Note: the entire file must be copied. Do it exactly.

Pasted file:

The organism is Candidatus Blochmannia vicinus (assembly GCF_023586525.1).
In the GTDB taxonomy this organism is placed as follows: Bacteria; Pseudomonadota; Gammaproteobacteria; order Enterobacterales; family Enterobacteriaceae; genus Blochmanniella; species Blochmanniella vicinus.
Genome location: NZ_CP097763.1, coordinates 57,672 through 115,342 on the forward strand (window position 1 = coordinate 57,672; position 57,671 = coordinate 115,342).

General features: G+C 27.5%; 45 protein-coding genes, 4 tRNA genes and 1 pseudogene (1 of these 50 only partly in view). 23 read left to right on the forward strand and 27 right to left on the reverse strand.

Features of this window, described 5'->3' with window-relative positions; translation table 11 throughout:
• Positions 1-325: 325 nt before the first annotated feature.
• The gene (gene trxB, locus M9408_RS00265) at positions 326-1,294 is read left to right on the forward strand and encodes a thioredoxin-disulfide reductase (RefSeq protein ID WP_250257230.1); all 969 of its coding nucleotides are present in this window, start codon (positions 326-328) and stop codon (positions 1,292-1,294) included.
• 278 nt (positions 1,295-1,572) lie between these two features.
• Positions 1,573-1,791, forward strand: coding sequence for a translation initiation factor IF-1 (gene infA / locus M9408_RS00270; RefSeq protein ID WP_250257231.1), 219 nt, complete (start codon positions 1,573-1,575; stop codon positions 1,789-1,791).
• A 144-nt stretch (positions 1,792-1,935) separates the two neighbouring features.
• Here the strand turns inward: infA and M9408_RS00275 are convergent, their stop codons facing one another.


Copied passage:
The organism is Candidatus Blochmannia vicinus (assembly GCF_023586525.1).
In the GTDB taxonomy this organism is placed as follows: Bacteria; Pseudomonadota; Gammaproteobacteria; order Enterobacterales; family Enterobacteriaceae; genus Blochmanniella; species Blochmanniella vicinus.
Genome location: NZ_CP097763.1, coordinates 57,672 through 115,342 on the forward strand (window position 1 = coordinate 57,672; position 57,671 = coordinate 115,342).

General features: G+C 27.5%; 45 protein-coding genes, 4 tRNA genes and 1 pseudogene (1 of these 50 only partly in view). 23 read left to right on the forward strand and 27 right to left on the reverse strand.

Features of this window, described 5'->3' with window-relative positions; translation table 11 throughout:
• Positions 1-325: 325 nt before the first annotated feature.
• The gene (gene trxB, locus M9408_RS00265) at positions 326-1,294 is read left to right on the forward strand and encodes a thioredoxin-disulfide reductase (RefSeq protein ID WP_250257230.1); all 969 of its coding nucleotides are present in this window, start codon (positions 326-328) and stop codon (positions 1,292-1,294) included.
• 278 nt (positions 1,295-1,572) lie between these two features.
• Positions 1,573-1,791, forward strand: coding sequence for a translation initiation factor IF-1 (gene infA / locus M9408_RS00270; RefSeq protein ID WP_250257231.1), 219 nt, complete (start codon positions 1,573-1,575; stop codon positions 1,789-1,791).
• A 144-nt stretch (positions 1,792-1,935) separates the two neighbouring features.
• Here the strand turns inward: infA and M9408_RS00275 are convergent, their stop codons facing one another.